Primary Threat is Loss of habitat – drainage of fenland is thought to be primarily responsible for the species originally becoming extinct in the UK.

How to encourage Frogs into your garden;

They need ponds to breed, so adding a pond to your garden is the best way to encourage them. Where possible try to consider size, shape and location of your pond before starting work; avoid adding fish as they will feed on spawn.

If you do not have a pond (or space to create one), your garden can still benefit, they may make use of it if there are water bodies nearby. You could think about a bog garden or small water feature instead.

They spend the majority of their life on land and make use of a variety of habitats in which they forage, shelter and overwinter (hibernate). They will use log and stone piles, long grass, compost heaps and even nooks and crannies under your shed, decking or greenhouse. Habitats that provide them with shelter and stay damp will provide a good source of insects and slugs to feed on and this is particularly beneficial.

Role in the garden;

They feed on snails and slugs, making them popular with gardeners. They also feed on other invertebrates such as beetles, spiders, and caterpillars.

I’ve found an injured frog what can I do for it?

If the injury appears slight and the animal is active and able to move freely, then it’s best to just move the amphibian to a sheltered part of the garden, away from the view of predators (such as cats and birds) and extreme weather so it can recover on it’s own. Dense foliage, dead wood or a compost heap are good places. Make sure it has the option to move to another part of the garden, should it want to.

Injuries such as skin abrasions should heal fairly quickly, so moving the animal to a quiet place, where it can recover and forage easily, will increase its chances of survival. If you think that an animal is seriously injured contact your local vet – though unfortunately they’re often unable to help with treating injured amphibians unless they have a specialism or interest in this field. Most vets treat wild animals for free but ring to check first. Wildlife hospitals are more likely to be able to offer assistance – the RSPCA may be able to help locate your nearest wildlife hospital. Some links are provided below but further internet searches may prove useful.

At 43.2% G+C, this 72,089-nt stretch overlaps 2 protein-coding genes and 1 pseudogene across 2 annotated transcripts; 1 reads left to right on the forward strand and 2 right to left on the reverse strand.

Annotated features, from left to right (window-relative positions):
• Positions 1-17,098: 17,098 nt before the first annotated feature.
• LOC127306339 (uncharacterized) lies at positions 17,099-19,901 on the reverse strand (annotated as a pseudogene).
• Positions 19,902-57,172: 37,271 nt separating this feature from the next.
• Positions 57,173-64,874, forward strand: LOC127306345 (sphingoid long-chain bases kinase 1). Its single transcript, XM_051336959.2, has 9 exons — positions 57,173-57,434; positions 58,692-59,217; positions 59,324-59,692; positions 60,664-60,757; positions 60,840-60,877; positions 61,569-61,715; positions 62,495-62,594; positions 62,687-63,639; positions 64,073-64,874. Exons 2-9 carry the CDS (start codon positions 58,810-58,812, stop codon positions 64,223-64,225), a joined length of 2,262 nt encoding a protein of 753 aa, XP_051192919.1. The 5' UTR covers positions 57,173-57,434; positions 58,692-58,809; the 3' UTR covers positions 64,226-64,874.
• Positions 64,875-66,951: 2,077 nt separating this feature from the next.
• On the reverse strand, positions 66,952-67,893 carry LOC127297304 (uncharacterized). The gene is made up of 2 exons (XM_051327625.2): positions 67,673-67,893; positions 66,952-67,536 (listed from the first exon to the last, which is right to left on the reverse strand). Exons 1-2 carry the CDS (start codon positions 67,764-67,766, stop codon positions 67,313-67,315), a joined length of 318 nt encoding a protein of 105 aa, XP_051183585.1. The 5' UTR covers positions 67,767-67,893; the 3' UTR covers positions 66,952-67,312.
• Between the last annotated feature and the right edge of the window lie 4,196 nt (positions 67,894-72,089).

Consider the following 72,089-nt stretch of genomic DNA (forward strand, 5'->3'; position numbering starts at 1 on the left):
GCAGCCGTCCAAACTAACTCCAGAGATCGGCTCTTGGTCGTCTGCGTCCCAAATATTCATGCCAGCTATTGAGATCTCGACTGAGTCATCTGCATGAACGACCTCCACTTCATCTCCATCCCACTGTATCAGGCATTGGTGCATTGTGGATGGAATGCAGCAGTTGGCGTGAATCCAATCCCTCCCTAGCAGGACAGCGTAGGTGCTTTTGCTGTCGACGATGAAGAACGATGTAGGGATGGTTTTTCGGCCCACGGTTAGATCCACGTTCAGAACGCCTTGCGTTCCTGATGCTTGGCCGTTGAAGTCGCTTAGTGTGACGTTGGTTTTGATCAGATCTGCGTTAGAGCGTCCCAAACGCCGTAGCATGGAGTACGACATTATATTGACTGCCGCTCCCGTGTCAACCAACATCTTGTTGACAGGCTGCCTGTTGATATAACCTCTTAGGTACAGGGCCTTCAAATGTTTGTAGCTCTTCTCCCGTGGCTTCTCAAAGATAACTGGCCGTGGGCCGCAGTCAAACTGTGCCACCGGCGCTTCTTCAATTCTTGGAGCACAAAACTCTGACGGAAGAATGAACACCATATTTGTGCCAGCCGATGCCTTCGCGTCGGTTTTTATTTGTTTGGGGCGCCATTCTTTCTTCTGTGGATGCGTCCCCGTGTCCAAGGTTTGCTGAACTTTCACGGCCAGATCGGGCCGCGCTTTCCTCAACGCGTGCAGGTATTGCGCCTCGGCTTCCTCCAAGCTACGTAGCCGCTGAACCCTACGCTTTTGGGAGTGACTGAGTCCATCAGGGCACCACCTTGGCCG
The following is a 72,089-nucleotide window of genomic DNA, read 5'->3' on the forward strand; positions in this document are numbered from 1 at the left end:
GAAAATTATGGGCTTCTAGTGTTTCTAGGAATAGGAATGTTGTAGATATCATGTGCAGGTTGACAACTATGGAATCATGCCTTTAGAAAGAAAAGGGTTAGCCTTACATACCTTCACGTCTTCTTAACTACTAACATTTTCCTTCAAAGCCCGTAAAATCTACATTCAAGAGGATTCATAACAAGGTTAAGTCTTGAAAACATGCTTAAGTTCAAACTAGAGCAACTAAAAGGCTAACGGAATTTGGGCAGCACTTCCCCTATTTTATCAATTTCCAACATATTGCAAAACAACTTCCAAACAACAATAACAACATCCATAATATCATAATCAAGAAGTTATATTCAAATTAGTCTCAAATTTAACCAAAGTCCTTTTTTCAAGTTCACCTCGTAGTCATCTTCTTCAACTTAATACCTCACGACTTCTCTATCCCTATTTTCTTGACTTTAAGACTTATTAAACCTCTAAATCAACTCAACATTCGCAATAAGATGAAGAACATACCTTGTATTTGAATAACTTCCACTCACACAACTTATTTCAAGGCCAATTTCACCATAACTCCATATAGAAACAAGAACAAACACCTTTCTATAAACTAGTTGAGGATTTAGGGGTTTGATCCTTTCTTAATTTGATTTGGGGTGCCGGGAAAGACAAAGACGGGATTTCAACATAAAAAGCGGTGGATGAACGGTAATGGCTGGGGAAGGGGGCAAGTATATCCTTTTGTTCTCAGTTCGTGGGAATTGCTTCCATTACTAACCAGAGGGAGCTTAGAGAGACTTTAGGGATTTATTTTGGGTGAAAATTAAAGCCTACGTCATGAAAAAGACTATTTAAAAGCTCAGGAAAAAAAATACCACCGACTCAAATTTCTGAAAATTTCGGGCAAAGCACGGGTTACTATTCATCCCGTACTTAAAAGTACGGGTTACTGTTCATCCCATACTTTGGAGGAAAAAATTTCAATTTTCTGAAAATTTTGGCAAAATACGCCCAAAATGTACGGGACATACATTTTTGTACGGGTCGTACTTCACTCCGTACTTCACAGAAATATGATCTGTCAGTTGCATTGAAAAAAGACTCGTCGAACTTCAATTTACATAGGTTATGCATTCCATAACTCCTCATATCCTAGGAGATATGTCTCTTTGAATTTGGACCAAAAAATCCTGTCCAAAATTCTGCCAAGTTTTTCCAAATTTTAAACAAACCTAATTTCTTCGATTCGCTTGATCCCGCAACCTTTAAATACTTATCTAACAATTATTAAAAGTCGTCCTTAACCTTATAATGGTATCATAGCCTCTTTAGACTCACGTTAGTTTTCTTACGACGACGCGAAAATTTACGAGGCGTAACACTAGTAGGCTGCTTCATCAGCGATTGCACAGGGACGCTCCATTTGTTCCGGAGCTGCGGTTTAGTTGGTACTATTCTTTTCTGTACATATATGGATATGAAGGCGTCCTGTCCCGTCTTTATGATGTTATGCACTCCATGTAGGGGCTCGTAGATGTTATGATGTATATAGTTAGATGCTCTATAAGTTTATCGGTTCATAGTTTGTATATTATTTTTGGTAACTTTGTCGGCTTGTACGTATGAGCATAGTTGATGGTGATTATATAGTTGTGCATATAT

Please remember that amphibians are small, vulnerable creatures and it is unlikely that a severely damaged animal will be treated successfully.

Useful Contact Numbers:

RSPCA helpline 0300 1234 999

Or contact your local vet/wildlife hospital and they may be able to offer help and this is usually Free of charge.

Conservation & Protected Status

Frogs and toads have little legal protection, though toads, as a Biodiversity Action Plan priority species, should be protected from any adverse effects of development.

All of the UK’s rare amphibians and reptiles (Natterjack Toad, Pool Frog, Smooth Snakes and Sand Lizard), as well as Great Crested Newts, are protected by law from intentional killing and injury; their habitats (ponds and terrestrial habitats) are also protected. Unfortunately the other widespread, more common species are only protected against trade/sale.

The Pool Frog has full protection under UK law. It is an offence to kill, injure, capture or disturb them, and to damage or destroy Pool Frog habitats. It is also illegal to sell or trade pool frogs. This law applies to all life-stages.

Information Sources:

the BBC